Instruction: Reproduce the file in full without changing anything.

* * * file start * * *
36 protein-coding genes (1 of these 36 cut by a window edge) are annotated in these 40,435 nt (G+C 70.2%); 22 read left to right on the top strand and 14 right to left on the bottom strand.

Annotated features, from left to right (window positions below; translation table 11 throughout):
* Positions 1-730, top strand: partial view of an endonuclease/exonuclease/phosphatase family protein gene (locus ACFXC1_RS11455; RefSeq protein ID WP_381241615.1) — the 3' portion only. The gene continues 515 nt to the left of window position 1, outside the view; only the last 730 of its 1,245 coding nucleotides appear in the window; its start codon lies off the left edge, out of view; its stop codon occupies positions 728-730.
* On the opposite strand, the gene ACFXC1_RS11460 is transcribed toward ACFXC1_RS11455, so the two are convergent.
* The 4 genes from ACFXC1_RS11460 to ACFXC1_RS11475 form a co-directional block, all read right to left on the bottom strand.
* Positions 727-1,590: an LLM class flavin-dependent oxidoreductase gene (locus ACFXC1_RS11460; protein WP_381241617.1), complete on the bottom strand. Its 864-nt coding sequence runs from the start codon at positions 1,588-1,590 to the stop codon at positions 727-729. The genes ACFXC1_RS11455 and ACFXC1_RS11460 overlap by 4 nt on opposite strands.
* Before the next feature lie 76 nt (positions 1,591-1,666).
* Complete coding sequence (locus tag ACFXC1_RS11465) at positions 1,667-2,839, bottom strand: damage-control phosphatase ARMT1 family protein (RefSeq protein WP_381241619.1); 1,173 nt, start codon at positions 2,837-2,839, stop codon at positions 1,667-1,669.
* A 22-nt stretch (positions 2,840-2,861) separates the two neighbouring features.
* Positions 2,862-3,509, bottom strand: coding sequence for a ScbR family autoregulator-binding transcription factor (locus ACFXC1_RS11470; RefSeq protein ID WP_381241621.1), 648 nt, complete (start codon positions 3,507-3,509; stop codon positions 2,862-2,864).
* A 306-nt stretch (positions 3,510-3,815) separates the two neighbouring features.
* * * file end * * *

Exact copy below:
36 protein-coding genes (1 of these 36 cut by a window edge) are annotated in these 40,435 nt (G+C 70.2%); 22 read left to right on the top strand and 14 right to left on the bottom strand.

Annotated features, from left to right (window positions below; translation table 11 throughout):
* Positions 1-730, top strand: partial view of an endonuclease/exonuclease/phosphatase family protein gene (locus ACFXC1_RS11455; RefSeq protein ID WP_381241615.1) — the 3' portion only. The gene continues 515 nt to the left of window position 1, outside the view; only the last 730 of its 1,245 coding nucleotides appear in the window; its start codon lies off the left edge, out of view; its stop codon occupies positions 728-730.
* On the opposite strand, the gene ACFXC1_RS11460 is transcribed toward ACFXC1_RS11455, so the two are convergent.
* The 4 genes from ACFXC1_RS11460 to ACFXC1_RS11475 form a co-directional block, all read right to left on the bottom strand.
* Positions 727-1,590: an LLM class flavin-dependent oxidoreductase gene (locus ACFXC1_RS11460; protein WP_381241617.1), complete on the bottom strand. Its 864-nt coding sequence runs from the start codon at positions 1,588-1,590 to the stop codon at positions 727-729. The genes ACFXC1_RS11455 and ACFXC1_RS11460 overlap by 4 nt on opposite strands.
* Before the next feature lie 76 nt (positions 1,591-1,666).
* Complete coding sequence (locus tag ACFXC1_RS11465) at positions 1,667-2,839, bottom strand: damage-control phosphatase ARMT1 family protein (RefSeq protein WP_381241619.1); 1,173 nt, start codon at positions 2,837-2,839, stop codon at positions 1,667-1,669.
* A 22-nt stretch (positions 2,840-2,861) separates the two neighbouring features.
* Positions 2,862-3,509, bottom strand: coding sequence for a ScbR family autoregulator-binding transcription factor (locus ACFXC1_RS11470; RefSeq protein ID WP_381241621.1), 648 nt, complete (start codon positions 3,507-3,509; stop codon positions 2,862-2,864).
* A 306-nt stretch (positions 3,510-3,815) separates the two neighbouring features.